The use of shark squalene has escalated, too. According to Chris Lowe, a professor of marine biology and director of the Shark Lab at California State University Long Beach, tens of millions of sharks are being slaughtered annually, with some companies harvesting poached shark livers for products ranging from vaccines including flu shots to a moisturizing agent in cosmetics that already kills an estimated 2.7 million sharks annually. “Many of the sharks that are being targeted are deep sea sharks and they’re found in open ocean environments that may not be protected,” Lowe says.
Yet it’s completely unnecessary. We could readily have a COVID-19 vaccine without eliminating thousands more sharks. As the Shark Alliance wonders: “Why would a company choose to use shark-derived squalene in their adjuvants, over sustainable plant-based alternatives? The only answer we can see is cost. Plant-based squalene is approximately 30 percent more expensive than shark squalene. One of the reasons shark squalene is cheaper is because of the ease of extraction of squalene from the shark….This process takes only 10 hours where nearly 70 hours of processing are required to obtain olive oil squalene with a purity higher than 92 percent.”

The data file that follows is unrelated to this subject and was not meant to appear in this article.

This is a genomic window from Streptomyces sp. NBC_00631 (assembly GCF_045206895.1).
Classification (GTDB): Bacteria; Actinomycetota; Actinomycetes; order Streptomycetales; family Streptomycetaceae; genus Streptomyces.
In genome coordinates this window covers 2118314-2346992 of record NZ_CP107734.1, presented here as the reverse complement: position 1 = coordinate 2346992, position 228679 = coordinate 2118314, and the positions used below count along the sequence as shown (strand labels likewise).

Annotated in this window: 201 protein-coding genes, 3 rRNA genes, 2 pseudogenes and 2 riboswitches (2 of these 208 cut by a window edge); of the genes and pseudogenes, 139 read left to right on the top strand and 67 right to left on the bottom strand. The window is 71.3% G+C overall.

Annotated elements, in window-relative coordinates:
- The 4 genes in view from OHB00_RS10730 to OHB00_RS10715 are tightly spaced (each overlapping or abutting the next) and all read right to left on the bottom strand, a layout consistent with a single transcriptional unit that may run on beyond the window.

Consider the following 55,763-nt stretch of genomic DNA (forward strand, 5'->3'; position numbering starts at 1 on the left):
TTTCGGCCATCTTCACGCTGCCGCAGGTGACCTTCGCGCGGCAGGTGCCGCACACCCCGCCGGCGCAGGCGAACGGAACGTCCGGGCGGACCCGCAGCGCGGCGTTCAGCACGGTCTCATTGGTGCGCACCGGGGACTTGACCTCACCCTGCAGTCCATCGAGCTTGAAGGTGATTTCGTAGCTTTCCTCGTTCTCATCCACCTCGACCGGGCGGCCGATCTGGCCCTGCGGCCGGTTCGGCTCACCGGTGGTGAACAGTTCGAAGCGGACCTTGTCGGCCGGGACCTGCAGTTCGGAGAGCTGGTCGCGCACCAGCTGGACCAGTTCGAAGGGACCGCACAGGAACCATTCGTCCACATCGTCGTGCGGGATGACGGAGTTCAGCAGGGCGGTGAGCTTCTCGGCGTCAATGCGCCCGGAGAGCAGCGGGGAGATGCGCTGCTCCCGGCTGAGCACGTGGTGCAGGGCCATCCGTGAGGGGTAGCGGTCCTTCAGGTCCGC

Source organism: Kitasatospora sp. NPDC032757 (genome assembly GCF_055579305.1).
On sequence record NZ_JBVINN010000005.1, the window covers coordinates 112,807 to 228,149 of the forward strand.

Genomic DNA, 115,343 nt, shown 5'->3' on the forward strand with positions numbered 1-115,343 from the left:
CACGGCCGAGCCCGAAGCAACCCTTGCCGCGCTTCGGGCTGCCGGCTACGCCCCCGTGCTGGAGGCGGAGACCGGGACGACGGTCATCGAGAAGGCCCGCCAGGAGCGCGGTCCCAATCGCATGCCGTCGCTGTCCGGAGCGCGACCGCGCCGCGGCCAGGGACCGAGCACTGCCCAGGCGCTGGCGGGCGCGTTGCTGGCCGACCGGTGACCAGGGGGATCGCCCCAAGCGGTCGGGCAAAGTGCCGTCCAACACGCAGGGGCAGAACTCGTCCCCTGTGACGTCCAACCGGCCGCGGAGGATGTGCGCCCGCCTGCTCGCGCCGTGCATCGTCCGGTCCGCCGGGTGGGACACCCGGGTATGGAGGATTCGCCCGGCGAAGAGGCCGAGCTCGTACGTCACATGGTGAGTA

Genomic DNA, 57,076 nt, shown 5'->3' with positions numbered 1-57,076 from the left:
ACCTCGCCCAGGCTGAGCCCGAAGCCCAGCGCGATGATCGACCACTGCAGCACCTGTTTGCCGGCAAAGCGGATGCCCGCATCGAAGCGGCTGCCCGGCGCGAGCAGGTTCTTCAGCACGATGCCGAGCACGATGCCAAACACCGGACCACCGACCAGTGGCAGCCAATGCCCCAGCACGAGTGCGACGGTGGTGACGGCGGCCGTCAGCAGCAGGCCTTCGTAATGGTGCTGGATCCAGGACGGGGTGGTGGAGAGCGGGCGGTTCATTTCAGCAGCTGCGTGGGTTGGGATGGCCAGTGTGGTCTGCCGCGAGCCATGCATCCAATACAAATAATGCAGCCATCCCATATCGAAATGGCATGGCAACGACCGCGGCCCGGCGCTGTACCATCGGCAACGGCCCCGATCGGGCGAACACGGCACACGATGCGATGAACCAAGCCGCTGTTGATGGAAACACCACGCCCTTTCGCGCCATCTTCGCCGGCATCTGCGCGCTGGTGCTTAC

For its part, GSK claims that “the amount of squalene needed to manufacture doses of our adjuvant system represents a very small proportion of the animal-derived squalene used worldwide. Research to explore viable alternatives of fish-derived squalene for future use in vaccines is ongoing, including sources from plants or a full synthetic approach. Such alternatives will not be available for the ongoing pandemic.”
That, clearly, is the corporation’s excuse for adding to the devastation being wreaked upon our oceans’ top predator. Scientists consider sharks more vulnerable to climate change than finfish. Since they are generally slow-growing, later maturing and less fecund, their populations take longer to recover when things go awry. Although the terrible practice of cutting off their fins and leaving the fish to die has been outlawed in the U.S. and some other countries, the transit of shark fins through American ports to overseas markets remains virtually unmonitored. Experts estimate that only about nine percent of the global catch of sharks is currently sustainable.